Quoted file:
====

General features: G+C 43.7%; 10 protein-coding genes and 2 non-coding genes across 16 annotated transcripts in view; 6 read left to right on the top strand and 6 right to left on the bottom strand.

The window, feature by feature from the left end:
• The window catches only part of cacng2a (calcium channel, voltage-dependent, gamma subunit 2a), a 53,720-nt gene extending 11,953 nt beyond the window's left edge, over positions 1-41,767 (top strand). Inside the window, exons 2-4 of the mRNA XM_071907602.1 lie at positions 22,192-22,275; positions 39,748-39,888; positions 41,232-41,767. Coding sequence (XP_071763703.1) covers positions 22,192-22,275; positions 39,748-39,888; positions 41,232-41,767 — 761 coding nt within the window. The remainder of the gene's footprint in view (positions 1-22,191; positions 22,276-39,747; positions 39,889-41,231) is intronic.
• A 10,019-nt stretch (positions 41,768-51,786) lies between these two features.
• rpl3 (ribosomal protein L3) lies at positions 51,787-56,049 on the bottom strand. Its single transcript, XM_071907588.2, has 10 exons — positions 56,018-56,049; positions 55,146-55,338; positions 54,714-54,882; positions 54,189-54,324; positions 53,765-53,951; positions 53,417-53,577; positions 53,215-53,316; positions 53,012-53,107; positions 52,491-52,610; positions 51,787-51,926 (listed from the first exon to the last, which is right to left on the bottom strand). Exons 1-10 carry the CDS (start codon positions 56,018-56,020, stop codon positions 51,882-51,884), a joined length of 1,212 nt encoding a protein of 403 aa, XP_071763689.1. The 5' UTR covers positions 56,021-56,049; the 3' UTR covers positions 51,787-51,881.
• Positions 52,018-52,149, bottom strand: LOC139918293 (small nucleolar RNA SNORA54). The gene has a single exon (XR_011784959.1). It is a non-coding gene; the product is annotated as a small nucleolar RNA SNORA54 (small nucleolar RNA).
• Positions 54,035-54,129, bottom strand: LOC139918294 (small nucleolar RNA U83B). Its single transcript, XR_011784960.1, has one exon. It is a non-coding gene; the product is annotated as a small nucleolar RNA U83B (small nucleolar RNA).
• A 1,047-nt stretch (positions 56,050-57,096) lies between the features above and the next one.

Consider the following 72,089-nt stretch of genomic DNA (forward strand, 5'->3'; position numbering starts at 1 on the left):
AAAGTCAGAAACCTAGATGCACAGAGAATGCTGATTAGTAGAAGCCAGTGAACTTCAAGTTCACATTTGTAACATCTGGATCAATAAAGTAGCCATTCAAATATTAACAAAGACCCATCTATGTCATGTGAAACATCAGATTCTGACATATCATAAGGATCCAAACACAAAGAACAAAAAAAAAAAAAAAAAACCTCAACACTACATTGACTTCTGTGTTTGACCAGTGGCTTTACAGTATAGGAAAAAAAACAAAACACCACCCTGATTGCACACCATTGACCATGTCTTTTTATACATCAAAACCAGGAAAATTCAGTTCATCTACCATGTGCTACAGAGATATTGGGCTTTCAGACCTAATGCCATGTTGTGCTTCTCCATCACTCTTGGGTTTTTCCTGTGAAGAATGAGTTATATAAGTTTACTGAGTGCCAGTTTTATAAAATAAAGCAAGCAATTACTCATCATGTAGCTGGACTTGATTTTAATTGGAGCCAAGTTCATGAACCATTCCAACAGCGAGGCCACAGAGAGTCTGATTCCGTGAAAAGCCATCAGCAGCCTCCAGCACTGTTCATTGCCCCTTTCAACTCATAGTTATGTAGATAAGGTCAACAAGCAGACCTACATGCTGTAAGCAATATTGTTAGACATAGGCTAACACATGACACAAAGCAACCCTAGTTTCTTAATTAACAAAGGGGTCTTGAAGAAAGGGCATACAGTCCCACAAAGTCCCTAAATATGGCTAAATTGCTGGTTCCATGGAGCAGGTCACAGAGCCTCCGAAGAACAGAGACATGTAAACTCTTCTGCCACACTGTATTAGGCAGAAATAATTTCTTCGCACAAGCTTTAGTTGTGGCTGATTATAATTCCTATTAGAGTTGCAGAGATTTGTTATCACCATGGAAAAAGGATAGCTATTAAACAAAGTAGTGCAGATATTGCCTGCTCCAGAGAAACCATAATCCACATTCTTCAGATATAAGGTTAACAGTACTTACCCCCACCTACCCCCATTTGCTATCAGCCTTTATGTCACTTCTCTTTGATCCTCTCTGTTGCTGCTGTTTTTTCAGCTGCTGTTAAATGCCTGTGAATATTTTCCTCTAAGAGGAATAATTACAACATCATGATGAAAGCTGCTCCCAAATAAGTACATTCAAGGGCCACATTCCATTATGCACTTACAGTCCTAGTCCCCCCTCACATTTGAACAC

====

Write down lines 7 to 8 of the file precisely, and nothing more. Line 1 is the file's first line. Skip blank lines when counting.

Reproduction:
• Positions 54,035-54,129, bottom strand: LOC139918294 (small nucleolar RNA U83B). Its single transcript, XR_011784960.1, has one exon. It is a non-coding gene; the product is annotated as a small nucleolar RNA U83B (small nucleolar RNA).
• A 1,047-nt stretch (positions 56,050-57,096) lies between the features above and the next one.